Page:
Preeclampsia can occur after the 20th week of pregnancy and disappear during the first 12 weeks of postpartum. It is dangerous for both mother and baby.
This condition, according to the babycenter.com website, causes the blood vessels to constrict, resulting in high blood pressure and decreasing blood flow to the uterus, which can affect organs of the mother’s body, such as the liver, kidneys and brain, and it is likely that the baby will have growth problems, little amniotic fluid and premature detachment of the placenta (separation from the uterine wall before delivery).
It is usually diagnosed when there is high blood pressure accompanied by symptoms such as headache, abdominal pain, shortness of breath and noticeable changes in vision. However, the symptoms may vary from one woman to another, and they are also confused with normal discomforts of pregnancy, particularly in its initial stage.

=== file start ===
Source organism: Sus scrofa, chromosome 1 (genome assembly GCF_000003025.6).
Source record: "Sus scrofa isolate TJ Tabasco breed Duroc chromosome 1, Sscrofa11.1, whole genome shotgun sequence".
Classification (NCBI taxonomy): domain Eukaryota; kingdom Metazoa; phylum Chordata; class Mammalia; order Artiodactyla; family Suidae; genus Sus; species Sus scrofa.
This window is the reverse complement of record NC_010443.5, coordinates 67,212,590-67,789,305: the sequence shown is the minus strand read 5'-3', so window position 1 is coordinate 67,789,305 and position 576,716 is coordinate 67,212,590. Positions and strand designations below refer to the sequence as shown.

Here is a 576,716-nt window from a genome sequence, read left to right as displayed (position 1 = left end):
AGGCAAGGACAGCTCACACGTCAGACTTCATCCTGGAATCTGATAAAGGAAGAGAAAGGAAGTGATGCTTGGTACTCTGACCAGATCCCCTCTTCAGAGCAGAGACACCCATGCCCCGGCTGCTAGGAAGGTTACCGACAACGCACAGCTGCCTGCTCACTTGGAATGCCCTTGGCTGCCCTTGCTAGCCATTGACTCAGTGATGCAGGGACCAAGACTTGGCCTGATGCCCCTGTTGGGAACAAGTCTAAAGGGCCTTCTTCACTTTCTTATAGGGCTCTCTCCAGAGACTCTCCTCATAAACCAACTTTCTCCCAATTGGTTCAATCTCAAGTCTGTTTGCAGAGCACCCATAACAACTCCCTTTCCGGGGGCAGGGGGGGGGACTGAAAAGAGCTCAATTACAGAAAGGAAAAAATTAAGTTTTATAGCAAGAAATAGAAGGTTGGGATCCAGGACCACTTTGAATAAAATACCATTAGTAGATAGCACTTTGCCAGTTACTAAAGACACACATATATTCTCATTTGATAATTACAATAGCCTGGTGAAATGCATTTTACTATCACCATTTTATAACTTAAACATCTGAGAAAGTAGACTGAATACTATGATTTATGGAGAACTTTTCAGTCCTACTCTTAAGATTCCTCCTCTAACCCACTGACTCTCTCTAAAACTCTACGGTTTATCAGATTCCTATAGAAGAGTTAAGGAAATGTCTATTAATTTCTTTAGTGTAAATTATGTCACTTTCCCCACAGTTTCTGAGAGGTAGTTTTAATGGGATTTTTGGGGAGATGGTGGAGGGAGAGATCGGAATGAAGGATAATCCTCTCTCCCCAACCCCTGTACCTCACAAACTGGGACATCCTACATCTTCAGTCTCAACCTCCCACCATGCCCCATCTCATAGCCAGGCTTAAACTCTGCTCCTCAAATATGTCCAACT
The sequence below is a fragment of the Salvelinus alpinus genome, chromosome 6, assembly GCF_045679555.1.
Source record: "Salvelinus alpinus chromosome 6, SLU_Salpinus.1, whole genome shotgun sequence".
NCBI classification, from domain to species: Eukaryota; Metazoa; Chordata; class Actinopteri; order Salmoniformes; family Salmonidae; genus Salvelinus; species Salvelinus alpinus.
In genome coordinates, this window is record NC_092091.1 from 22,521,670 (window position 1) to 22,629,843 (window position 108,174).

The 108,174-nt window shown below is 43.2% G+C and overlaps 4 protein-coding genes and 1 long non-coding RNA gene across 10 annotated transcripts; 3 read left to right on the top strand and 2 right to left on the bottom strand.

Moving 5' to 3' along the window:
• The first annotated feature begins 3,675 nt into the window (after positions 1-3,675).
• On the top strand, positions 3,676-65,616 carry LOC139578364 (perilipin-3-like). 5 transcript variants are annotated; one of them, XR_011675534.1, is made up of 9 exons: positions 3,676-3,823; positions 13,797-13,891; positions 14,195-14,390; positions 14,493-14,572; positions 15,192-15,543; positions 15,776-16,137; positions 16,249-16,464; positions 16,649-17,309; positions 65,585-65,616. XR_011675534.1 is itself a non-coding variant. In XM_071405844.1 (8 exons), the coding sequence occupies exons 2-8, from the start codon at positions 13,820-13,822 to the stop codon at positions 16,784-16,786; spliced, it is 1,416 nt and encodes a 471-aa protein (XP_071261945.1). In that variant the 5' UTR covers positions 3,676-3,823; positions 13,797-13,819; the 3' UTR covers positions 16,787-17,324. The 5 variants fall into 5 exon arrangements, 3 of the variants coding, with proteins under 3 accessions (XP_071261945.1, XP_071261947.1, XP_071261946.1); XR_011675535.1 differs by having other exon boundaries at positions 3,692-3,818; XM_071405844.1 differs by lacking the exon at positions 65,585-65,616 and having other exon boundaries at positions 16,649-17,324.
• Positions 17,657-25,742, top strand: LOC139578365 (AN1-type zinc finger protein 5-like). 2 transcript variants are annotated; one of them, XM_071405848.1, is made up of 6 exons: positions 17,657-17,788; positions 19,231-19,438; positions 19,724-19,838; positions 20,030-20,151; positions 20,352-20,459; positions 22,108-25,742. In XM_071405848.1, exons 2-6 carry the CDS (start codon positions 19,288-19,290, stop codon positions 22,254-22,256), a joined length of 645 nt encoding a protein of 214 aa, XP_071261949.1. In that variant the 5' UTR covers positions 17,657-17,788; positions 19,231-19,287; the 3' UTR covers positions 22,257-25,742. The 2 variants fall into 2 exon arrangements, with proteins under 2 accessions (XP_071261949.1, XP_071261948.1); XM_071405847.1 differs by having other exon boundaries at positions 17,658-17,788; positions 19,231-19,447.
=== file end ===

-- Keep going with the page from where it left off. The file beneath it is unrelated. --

The risk factors of this condition are age, ethnic group (black), primiparity (first child), twin pregnancy, changes in amniotic fluid, vascular disorders, inheritance and nutritional factors.
Although there is no clear way to prevent preeclampsia, the World Health Organization suggests that complications may be avoided by providing timely and effective care. So it is essential for the pregnant woman to attend medical checkups prudently to detect any complications during the period of gestation.
Preeclampsia is the second leading cause of maternal mortality and in Colombia, it affects 8% of pregnant women. It has long been known as the disease of theories, since its specific causes have been difficult to determine. In the last decade, there have been important advances in research that shed light as to its nature, prevention and effective treatment.